Each spring and summer, kittens inundate shelters across the community because warm weather encourages feline reproduction. We call this kitten season– a very busy time for the staff and volunteers here at Humane Animal Rescue.
Keeping ahead of kitten season is truly a community effort. We often receive questions regarding how to help. The answer starts with you: DON’T BE A KIT-NAPPER! When we find a litter of kittens, our good-hearted instincts tell us to take them to our local shelter. Unfortunately, we may be doing more harm than good to these kittens by removing them from their nesting place. The best thing we could possibly do for these kittens is to leave them alone. Often, Mom is out hunting and will return to check on and care for all of her babies. In the meantime, you can watch for her from a safe distance, but please don’t hover over her babies. If she sees you, she may be scared and not return.
But, if you notice that mom has not returned to her kittens in four or more consecutive hours, please take action to care for the fragile neonatal kittens. Continue reading for a step-by-step guide on caring for them.
- Kitten Milk Replacer (KMR)
- Wet Kitten Food, pate style
- Nursing Bottle Kits
- for fussy kittens, Miracle Nipples can help make feeding time easier!
- Pedialyte, unflavored
- Mini Whisk
- Blender Bottles work great for making formula, too!
- Small Funnel
- Kitchen Scale
Comfort, Housing, & Clean Up
- Cat carrier
- Small playpen
- Towels and Blankets
- Snuggle Safe Disc, Heating pad, or uncooked rice in a sock
- Paper Towels, Washcloths, Cotton Pads or Gauze Squares
- Hand Sanitizer
- Fragrance Free Baby Wipes
- Cat Litter, non-clumping
- Dawn Dish Soap and a Flea Comb
Keep ‘Em Warm
Kittens cannot regulate their own body temperature so it’s up to you to make sure they stay warm. House the kittens in a quiet, small space where you can easily regulate and maintain a warm environment – keeping tiny kittens in a cat carrier in a spare bedroom or bathroom works great! Place the Snuggle Safe Disc, or other heat source, in their enclosure, but be sure to leave room so they can get away from the heat if they want/need to. (Environment Temperature Guide: Newborn – 1 Week Old: 90°F, 1 Week Old – 1 Month Old: 80-85°F, After 1 Month: 75°F)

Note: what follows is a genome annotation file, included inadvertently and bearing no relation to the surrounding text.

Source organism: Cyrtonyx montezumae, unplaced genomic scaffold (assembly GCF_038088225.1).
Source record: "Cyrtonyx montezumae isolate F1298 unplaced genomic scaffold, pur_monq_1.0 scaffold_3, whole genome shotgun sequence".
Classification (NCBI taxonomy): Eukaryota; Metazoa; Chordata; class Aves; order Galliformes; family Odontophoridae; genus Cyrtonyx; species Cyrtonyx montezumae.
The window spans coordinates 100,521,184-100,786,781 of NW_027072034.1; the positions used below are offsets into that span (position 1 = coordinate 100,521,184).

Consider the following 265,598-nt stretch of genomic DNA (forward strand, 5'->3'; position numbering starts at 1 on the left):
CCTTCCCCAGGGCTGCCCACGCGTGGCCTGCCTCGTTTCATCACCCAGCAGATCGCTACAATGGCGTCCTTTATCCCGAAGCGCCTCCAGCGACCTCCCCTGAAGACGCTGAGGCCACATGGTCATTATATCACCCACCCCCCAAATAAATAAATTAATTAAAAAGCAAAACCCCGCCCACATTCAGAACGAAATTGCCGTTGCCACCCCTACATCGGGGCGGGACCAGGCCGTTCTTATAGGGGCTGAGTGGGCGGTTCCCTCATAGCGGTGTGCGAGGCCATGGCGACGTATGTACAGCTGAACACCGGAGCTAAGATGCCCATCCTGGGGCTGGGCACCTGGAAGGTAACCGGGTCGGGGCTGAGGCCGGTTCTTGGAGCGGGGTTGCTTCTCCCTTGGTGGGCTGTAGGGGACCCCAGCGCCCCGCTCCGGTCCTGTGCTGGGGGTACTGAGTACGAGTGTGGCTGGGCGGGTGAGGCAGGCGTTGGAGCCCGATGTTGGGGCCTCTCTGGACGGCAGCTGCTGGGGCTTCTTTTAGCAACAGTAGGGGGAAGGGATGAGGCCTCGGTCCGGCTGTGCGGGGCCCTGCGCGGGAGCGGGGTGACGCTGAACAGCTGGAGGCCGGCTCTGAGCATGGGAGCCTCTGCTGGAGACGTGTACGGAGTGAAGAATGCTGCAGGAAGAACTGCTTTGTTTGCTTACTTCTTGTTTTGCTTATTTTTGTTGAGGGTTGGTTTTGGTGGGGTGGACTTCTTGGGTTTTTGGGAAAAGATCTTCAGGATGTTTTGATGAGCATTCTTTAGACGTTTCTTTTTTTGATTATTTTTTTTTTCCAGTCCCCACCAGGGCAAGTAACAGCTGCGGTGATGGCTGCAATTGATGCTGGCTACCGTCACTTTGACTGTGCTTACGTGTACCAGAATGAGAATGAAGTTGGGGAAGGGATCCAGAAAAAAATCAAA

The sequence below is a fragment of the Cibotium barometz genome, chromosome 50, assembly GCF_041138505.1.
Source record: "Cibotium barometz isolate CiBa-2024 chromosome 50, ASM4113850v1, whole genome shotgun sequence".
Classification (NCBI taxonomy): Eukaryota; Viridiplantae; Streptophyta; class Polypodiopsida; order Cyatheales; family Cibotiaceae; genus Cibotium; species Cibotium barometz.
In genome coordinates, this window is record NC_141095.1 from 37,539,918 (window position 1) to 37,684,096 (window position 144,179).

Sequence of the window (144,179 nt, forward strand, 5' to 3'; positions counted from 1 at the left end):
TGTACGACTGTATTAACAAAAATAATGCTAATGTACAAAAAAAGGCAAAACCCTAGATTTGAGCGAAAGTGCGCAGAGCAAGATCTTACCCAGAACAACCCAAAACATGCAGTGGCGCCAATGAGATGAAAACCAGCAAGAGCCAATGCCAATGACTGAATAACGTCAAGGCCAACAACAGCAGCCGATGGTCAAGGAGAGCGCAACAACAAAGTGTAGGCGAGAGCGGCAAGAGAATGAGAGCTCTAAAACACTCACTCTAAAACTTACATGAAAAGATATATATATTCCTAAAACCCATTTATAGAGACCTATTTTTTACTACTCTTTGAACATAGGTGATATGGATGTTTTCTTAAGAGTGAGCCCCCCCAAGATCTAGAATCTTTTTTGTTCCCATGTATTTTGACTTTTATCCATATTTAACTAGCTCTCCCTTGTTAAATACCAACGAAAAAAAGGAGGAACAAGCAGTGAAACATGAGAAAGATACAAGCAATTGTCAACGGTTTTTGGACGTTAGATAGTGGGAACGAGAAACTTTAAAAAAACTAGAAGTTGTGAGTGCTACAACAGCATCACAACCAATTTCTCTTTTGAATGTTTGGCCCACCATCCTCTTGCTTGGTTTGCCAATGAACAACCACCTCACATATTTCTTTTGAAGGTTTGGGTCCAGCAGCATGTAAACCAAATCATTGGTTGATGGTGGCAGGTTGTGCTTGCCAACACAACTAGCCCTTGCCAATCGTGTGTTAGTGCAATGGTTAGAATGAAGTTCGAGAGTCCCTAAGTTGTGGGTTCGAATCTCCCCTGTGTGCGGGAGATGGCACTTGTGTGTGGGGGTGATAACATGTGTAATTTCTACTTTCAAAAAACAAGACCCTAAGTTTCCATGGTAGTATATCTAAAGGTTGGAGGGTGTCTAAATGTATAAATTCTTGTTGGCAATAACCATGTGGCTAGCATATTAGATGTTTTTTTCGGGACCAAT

Never feed a cold kitten! Before you bottle feed, make sure they are warm – you can use a rectal thermometer to be sure! (Temperature Guide: Newborn Kittens: 97-99°F, 2 Weeks Old: 98-100ºF, 4 Weeks Old: 100-102°F)
Mix the KMR Formula using the guide on the container. PetAg KMR is to be mixed 1 part formula powder to 2 parts warm water. Use your whisk or Blender Bottle to mix the mixture until it is smooth, no lumps or clumps! Test the formula’s temperature on the inside of your wrist.
Now, get the kitten into position for meal time. Keep the kitten on its stomach or upright, never on its back! Gently slide the nipple of the bottle into the kitten’s mouth and invert the bottle so that the formula can flow. Some kittens will latch onto the bottle and begin suckling the formula, but not all will get the hang of it that quickly – and that’s okay! (If the kitten is consistently struggling with the bottle, consider using a syringe with a nipple to make it easier to control the flow of formula.)
It is helpful to keep a written log of feeding times and how much the kitten eats at each meal! Use this chart as a guide for how much formula they should get:
Once they finish eating, gently massage the kitten’s back to burp them. They may not audibly burp each time, but be sure to continue this after each feeding. Before placing them back in their warm enclosure, clean them up! Use a baby wipe, washcloth, or paper towel to clean off any formula left behind on their face or paws.
Be sure to clean and sterilize the bottle, nipples, and whisk/Blender Bottle after each use!
Young kittens don’t go to the bathroom their own, mom cats stimulate their babies by licking them to stimulate them. If you’re caring for orphaned kittens, you will need to mimic this stimulation using baby wipes, gauze pads, or cotton balls. Stimulation will need to occur after each feeding until they are approximately 3 – 4 weeks old.